Writing in the Washington Post, R. Jeffrey Smith has written an excellent article on the problems of bringing law and order to post-war Iraq.
Security gaps stemming from this inadequacy had damaging consequences during peacekeeping deployments in Kosovo, Bosnia and Somalia, among other places, where criminal activity only increased after foreign forces arrived. After a year and a half serving in the top U.N. job in Kosovo, French physician Bernard Kouchner told me his most important lesson was that peacekeepers must bring along a law-and-order "kit" of trained police officers, judges and prosecutors armed with draconian security laws. Britain's Paddy Ashdown, the top international official in Bosnia, has similarly told me that the international community mistakenly emphasized reconstruction and democratic elections there, instead of moving to aggressively implant the rule of law through credible statutes, fair courts and uncorrupted police.
The former secret police and torturers of ex-totalitarian states invariably become the core of new organized crime groups in the era that follows the downfall of the old order. Russia provides an instructive example. There is no civil society. Anything above the level of family commands no loyalty. Large parts of society have become corrupt in order to survive. Others have engaged in smuggling and other activities with official support of the old regime as it worked around sanctions and barriers put in place against it by other countries.
The easiest part of rebuilding post-war Iraq is the physical reconstruction. Western construction firms can bring in needed equipment and repair the physical infrastructure. It is far harder to create a judiciary and police that are fair, diligent, competent, and uncorrupt. In some ways Iraq is an even tougher challenge than Russia because Iraq has tribal loyalties that create bigger competing family groups.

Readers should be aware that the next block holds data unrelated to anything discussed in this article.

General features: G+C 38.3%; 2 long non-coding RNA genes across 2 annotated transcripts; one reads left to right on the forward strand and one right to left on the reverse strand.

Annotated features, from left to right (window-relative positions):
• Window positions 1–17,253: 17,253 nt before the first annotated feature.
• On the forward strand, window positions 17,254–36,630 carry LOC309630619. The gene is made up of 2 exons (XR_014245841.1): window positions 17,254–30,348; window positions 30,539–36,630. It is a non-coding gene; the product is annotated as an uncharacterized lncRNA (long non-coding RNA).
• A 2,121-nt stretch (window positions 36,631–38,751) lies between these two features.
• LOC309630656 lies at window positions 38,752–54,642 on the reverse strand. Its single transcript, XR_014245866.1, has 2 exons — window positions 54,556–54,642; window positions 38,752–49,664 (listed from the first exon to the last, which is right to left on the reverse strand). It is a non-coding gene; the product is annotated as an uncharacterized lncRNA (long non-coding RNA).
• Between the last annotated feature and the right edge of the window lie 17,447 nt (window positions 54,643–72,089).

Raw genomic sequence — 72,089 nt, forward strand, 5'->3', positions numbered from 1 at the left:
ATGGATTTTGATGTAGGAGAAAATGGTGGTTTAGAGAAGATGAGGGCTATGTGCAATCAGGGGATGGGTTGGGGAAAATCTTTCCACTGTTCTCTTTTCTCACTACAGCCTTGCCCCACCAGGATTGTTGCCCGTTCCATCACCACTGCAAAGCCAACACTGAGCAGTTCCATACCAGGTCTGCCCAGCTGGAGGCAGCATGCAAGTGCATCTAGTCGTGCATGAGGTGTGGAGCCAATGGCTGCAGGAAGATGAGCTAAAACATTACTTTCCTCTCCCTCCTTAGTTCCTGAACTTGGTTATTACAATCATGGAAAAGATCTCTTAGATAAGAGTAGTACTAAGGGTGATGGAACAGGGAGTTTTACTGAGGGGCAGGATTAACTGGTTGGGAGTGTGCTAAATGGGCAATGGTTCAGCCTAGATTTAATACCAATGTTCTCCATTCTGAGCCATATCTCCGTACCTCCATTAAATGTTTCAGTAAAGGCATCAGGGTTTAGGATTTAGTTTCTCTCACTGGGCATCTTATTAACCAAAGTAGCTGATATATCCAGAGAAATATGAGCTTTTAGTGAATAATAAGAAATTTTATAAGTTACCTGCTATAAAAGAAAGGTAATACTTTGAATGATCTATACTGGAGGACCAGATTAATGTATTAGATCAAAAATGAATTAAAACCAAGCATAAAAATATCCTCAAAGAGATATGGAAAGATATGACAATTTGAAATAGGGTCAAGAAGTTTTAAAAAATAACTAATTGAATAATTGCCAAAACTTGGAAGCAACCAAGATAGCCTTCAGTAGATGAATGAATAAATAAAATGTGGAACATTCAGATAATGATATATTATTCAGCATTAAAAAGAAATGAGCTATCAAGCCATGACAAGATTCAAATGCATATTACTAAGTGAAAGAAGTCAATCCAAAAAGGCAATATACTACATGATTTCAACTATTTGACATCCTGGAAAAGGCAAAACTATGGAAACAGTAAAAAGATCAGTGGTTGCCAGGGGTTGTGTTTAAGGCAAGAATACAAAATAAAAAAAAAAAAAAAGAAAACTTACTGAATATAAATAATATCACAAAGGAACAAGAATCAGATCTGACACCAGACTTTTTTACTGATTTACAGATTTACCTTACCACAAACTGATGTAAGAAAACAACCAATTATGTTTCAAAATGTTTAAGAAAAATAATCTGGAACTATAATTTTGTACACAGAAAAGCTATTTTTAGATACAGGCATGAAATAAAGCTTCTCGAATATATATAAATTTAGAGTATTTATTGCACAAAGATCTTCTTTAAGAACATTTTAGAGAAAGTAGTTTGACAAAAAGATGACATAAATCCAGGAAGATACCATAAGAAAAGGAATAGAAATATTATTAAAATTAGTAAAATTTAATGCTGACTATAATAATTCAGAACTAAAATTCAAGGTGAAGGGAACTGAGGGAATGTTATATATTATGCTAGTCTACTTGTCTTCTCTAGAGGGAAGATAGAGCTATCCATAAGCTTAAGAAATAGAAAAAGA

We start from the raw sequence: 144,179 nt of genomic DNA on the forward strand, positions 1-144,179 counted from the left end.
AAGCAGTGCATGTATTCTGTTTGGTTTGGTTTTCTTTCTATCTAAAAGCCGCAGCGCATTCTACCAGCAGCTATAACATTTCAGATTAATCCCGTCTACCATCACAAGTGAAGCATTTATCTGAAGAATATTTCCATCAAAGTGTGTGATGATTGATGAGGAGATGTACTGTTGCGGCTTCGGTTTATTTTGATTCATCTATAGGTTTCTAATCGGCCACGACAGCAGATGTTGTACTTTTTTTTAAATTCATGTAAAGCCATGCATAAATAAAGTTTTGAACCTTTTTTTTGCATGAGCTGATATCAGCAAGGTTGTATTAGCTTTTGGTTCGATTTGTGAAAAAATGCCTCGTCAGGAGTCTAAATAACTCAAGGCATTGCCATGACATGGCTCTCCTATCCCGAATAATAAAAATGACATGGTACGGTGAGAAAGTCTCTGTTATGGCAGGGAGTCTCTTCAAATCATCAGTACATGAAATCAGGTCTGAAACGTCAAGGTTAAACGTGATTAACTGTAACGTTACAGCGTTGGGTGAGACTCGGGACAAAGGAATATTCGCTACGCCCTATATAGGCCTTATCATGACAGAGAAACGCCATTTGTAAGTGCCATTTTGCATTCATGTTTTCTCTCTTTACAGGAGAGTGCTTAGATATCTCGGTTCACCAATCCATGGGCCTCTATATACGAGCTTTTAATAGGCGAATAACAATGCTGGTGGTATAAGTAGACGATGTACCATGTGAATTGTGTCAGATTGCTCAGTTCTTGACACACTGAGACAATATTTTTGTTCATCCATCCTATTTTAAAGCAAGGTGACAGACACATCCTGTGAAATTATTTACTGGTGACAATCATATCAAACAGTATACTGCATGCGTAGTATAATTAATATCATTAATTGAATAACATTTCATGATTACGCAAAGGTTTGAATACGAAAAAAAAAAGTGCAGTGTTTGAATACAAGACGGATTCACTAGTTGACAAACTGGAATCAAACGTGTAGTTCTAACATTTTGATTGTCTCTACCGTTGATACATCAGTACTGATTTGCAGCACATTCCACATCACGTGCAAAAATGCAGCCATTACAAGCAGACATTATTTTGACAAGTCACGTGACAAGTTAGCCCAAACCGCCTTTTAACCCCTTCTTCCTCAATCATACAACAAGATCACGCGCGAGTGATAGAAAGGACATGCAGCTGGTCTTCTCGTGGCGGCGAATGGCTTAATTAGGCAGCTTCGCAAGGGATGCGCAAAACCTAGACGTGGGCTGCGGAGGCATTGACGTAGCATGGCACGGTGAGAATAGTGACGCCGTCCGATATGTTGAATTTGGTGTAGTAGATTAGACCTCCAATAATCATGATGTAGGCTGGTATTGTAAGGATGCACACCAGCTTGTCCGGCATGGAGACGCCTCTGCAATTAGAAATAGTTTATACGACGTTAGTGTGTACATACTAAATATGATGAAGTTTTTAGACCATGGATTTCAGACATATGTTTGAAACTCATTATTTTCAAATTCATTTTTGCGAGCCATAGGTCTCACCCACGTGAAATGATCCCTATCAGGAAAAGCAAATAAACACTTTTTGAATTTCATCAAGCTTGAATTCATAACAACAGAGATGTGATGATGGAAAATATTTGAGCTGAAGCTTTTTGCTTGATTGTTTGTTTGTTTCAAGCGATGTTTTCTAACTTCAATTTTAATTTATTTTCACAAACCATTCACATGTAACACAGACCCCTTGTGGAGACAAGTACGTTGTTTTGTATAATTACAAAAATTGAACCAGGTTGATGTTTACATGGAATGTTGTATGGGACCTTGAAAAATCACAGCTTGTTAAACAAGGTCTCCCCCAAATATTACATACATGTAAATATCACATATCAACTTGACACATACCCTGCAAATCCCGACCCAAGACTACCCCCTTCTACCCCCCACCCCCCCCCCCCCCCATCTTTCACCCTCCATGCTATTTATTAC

In the short run some efforts are being made to provide basic policing in Iraq.
The US State Department said Friday that 1,200 police and judicial experts would soon be sent to Iraq to advise on how to set up a new police force. And in Baghdad itself seven Iraqi police officers and some 150 professionals turned up Saturday in response to a US appeal to help restore order and services.
An opposition militia will also be used to help maintain order.
OUTSIDE NASIRIYAH, Iraq. April 13 -- The Pentagon has ordered U.S. forces here to quickly deploy a U.S.-sponsored opposition militia to Baghdad and other Iraqi cities, American and Iraqi exile sources said today.
To recruit and train a new police force will probably take a couple of years before its fully staffed and able to fulfill all of its duties. Even the regular police in Iraq were corrupt and venal. To train a new judiciary requires even more time. The creation of a healthy civil society is the most difficult task of all.
For more on Iraq post-war reconstruction see my Reconstruction And Reformation Archives.
Maj. Frank Simone, one of the civil affairs officers, told the Associated Press that the difficulty lies in distinguishing between police officers who could present a danger to U.S. forces -- by informing on them to die-hard Hussein loyalists -- and others who could be useful in meeting residents' pleas for increased security and a resumption of municipal functions.
|Share |||By Randall Parker at 2003 April 14 01:38 AM Reconstruction and Reformation|